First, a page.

Just when I think I've finished my work, when I've gotten both kids down, and the kitchen is cleaned up, and the laundry pile is taken care of, when I've made my cup of tea and am about to settle into a comfy spot on the couch with my book, (who am I kidding? with my Netflix) invariably someone wakes up to be fed, or to be tucked in again. I exhale with a sigh of exasperation, can't I just catch a break? But I should pay attention, because Jesus is passing by, and He is calling me into the deep water of my vocation.

"Lord, I've been up all night, and I haven't caught anything!"  "I know," he says, "but do it again, so I can show you my abundance." 

There's an abundance in my life whether I like it or not.  Every day an abundance of opportunities to show love to my family.  And not just the kind of love that looks good on Instagram. Service, love in action. The kind of love that gives of itself and lays down its life. It's hard to love like that. But there's also an abundance of grace that helps me to love, imperfect and selfish though I be. Maybe right now I can't see the fruit of my love in action, the catch that is sinking my boat, but I have to believe it's being made, and stored up in eternity.

For the time being I am in deep water, and it's right where Jesus has called me to be. It's not easy, but there is so much more here than if I had just stayed on the shore.

Baptism Day

I don't know the date of my baptism. My husband doesn't know the date of his baptism either. To be honest with you, I don't remember the date of Trixie's baptism, even though it was not that long ago.

But I will never forget the date of Johnny's baptism. June 1, two days after he was born.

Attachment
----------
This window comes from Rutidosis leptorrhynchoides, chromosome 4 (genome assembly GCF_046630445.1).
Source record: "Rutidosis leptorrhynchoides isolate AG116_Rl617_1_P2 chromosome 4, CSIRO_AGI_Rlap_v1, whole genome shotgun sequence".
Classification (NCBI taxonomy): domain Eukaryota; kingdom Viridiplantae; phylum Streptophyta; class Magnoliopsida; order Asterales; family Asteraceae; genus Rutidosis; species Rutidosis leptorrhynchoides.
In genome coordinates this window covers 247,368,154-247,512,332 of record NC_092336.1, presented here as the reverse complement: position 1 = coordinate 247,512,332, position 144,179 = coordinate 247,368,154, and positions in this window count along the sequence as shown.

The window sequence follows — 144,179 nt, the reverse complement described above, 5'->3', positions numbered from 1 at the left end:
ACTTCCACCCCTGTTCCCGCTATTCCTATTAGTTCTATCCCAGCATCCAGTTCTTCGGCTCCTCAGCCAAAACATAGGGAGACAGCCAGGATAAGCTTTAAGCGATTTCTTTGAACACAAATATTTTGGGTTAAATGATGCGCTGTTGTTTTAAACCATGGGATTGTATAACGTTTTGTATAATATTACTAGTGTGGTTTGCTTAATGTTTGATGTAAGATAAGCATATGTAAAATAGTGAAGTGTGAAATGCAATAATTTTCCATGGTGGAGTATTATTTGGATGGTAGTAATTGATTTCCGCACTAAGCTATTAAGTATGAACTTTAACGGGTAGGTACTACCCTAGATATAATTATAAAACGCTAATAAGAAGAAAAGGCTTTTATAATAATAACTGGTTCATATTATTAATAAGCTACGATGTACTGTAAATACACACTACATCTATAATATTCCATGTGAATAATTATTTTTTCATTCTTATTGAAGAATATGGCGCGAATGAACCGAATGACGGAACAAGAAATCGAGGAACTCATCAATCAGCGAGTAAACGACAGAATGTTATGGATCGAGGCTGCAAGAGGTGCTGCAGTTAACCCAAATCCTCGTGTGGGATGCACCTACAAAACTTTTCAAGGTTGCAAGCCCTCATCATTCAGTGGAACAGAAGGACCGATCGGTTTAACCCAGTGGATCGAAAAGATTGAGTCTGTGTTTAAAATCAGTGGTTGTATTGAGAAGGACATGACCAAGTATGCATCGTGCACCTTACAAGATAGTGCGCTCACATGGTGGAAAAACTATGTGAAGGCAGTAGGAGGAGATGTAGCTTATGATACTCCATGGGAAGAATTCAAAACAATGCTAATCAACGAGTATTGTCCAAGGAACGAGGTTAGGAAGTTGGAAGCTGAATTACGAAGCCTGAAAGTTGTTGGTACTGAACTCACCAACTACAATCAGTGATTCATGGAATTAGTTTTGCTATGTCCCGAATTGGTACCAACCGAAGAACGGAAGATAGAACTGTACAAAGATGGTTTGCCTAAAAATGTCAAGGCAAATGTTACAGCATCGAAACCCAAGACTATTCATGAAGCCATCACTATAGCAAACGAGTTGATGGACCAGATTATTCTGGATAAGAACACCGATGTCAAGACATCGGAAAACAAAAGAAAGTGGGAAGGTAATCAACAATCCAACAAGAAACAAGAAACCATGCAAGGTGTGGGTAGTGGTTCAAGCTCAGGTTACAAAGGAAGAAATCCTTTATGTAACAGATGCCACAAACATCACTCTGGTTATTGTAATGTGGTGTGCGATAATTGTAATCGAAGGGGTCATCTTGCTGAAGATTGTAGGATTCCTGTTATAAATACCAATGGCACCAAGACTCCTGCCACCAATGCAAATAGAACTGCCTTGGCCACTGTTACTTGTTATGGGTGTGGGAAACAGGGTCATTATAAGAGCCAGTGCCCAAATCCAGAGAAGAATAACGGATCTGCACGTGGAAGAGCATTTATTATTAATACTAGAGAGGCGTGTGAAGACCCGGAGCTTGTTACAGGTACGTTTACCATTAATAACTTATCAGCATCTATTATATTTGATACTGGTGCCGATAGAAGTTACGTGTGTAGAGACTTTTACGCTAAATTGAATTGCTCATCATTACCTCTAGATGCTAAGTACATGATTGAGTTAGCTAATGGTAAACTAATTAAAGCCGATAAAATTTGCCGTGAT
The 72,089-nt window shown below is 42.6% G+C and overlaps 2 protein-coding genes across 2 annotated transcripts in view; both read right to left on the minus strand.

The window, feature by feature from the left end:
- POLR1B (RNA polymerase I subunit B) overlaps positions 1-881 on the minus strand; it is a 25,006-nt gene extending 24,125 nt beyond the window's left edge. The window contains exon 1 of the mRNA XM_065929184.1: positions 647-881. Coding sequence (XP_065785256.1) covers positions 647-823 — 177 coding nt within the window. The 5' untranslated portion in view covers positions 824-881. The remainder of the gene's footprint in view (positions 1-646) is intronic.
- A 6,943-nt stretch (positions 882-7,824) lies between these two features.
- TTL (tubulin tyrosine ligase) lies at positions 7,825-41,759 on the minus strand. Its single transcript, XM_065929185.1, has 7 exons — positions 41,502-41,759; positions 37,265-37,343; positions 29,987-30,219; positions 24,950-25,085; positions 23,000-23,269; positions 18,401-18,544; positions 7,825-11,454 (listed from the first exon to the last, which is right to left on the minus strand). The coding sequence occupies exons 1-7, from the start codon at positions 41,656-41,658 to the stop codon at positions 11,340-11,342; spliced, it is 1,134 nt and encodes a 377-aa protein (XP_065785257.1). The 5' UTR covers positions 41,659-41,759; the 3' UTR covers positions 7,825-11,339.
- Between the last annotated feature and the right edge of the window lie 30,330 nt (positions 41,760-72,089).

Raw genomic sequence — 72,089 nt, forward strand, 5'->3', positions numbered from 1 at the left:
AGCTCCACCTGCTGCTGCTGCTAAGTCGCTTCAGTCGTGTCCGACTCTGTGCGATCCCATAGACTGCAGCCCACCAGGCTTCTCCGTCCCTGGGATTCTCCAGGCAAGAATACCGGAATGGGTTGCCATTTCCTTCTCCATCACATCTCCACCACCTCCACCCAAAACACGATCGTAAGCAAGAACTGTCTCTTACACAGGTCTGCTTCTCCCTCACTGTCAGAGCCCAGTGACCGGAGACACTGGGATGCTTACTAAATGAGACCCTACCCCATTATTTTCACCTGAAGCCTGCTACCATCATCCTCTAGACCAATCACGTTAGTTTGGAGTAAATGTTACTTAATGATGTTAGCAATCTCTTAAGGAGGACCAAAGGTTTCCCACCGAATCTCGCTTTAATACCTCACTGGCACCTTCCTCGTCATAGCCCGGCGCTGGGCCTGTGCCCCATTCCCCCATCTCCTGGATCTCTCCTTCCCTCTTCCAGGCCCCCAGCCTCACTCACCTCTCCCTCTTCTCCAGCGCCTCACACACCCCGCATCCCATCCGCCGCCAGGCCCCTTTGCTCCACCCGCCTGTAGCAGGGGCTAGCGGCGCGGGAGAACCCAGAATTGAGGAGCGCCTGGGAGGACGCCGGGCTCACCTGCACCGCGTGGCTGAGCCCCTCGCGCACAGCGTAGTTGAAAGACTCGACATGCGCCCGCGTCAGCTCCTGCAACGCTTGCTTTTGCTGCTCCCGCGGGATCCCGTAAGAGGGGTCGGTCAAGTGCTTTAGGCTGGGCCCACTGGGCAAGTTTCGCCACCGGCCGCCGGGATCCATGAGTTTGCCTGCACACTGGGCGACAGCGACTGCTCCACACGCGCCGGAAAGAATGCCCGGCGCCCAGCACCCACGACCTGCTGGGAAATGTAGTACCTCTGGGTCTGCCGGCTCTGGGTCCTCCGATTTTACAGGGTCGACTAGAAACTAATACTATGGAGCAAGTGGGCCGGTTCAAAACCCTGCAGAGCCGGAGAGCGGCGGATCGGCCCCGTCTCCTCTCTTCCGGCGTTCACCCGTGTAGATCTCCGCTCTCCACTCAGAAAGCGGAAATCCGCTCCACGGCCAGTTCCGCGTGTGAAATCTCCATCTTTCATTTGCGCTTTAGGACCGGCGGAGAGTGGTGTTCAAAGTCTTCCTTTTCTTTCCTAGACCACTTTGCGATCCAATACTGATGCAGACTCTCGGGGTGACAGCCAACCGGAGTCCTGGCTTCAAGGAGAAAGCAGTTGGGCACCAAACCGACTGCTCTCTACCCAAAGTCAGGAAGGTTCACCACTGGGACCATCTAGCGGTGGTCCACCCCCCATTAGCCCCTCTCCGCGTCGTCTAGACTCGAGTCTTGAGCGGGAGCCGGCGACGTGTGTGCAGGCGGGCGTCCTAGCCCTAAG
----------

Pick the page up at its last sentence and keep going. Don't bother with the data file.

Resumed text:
We were brand new parents, and to turn our world even more upside down we had just found out our son had a very serious birth defect and would be having his first of many surgeries within a day or two.

My husband and I remember the day our newborn son was transferred to the NICU as the darkest of our life. We had no idea what was going on, struggling to keep up with medical jargon we didn't understand, feeling like life had come to a complete stop, and that it would never be normal again. We were sharing the little tiny pull-out couch in Johnny's NICU room. I was hobbling around on the unsteady legs and in the weirdly shaped body of a newly postpartum women, recovering from a very private event in a very public and uncomfortable setting. We took turns holding Johnny's hand through the window of his incubator. I couldn't stop crying.

We decided that we wanted to have Johnny baptized before he went into surgery. The procedure was not incredibly risky, and his prognosis was very good, but we wanted to have him baptized all the same. We called our priest, who quickly came down to the hospital. My parents were there, as well as our good friends who we had asked to be Johnny's godparents. The nurses kindly overlooked the 4 person maximum of the NICU rooms for us. Johnny was placed on a pillow on my lap, his IV tubes and monitoring cables carefully arranged, and the rite began.

There, in that NICU room, in our darkest hour, we invited the light of faith. Hoping for what we could not see  forgiveness of sin, adoption into God's family, grace  drops of water were sprinkled on Johnny's forehead. We buried the fear and sadness that had consumed the last 24 hours with Christ in the water, and we allowed hope and joy to rise. Johnny was the one receiving new life, but we were being renewed as well.